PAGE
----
Lebanon is not controlled by an authorization ruler, unlike most Arab states that are being ruled by the same person or a dynasty like a father to son combination for decades. Under the Lebanon laws, the government is a form of sectarian dictatorship that divides the power among the 18 official religions and each has individual limitations to its access to the state. In this system, the power is divided as follows, the president should be a Maronite Catholic, the prime minister is a Sunni Muslim, the speaker of the house is a Shiite Muslim and the rest of the members of the cabinet and parliamentary seats are to be filled based on the religious quotas.
According to this confessional system, each citizen must choose a sect before he or she can get their rights as a citizen. Religious authorities control all family laws such as birth, marriage, death and inheritance. Because it is the religious courts who has jurisdiction on family laws, civil marriage doesn’t exist in Lebanon.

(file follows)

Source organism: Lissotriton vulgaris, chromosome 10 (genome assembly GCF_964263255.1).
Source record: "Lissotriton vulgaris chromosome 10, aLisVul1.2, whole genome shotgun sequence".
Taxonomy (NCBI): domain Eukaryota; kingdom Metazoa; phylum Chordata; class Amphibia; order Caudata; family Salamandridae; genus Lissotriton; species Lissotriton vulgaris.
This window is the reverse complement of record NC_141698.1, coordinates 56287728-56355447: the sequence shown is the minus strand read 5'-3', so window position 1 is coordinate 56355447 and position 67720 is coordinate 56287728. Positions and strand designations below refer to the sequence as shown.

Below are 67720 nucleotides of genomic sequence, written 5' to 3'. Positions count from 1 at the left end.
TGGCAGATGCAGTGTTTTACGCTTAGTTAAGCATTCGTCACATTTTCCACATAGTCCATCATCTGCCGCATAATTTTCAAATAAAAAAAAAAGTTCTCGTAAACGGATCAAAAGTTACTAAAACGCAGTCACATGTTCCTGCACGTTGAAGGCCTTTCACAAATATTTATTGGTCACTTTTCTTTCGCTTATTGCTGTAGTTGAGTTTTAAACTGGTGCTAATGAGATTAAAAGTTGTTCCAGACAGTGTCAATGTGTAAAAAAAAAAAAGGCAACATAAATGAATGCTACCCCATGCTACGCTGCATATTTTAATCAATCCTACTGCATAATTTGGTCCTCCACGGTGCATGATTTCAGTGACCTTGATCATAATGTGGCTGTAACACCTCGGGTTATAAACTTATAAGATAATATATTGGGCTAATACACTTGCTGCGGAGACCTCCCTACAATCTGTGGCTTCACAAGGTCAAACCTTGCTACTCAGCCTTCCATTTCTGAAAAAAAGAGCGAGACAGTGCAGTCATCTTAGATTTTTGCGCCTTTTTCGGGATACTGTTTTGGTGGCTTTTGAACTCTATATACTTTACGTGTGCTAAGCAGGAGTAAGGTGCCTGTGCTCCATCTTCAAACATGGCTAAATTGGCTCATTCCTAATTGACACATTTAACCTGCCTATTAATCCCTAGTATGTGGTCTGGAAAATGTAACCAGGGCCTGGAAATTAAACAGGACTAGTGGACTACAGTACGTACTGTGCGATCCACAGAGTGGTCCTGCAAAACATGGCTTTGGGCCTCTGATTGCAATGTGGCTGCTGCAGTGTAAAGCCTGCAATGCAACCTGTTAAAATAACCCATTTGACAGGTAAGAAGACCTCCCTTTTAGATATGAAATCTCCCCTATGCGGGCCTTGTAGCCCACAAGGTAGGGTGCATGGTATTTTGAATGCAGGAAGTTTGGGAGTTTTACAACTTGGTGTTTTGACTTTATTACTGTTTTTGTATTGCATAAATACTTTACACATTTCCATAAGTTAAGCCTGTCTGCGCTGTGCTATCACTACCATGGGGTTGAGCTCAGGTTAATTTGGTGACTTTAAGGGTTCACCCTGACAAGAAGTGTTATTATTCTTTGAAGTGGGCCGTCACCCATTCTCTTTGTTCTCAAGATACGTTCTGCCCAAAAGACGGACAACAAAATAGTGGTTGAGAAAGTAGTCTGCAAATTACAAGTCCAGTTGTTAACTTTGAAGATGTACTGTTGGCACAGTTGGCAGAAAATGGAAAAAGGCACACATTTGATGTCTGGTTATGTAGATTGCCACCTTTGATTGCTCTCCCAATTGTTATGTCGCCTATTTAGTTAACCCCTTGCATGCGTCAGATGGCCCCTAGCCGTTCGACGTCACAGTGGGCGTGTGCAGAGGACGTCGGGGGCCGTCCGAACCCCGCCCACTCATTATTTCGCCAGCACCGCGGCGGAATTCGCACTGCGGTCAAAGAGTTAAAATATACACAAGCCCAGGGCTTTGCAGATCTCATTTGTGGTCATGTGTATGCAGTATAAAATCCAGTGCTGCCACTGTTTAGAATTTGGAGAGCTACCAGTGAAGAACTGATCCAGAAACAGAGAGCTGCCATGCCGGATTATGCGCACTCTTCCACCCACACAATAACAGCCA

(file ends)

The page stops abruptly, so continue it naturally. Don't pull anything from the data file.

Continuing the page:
According to the majority of religious laws, the father is granted with child custody and the child is automatically registered in the village of the father. The parents, under the Shiite courts, are allowed to leave their property to their daughters alone, while in Sunni courts, it is required that at least some of the assets go to the closest male relative. There are also some sects that give men lesser penalty for harming their female relatives if they did it as a means of protecting their “family honor”. Lebanon laws also don’t recognize rape within marriage as a crime.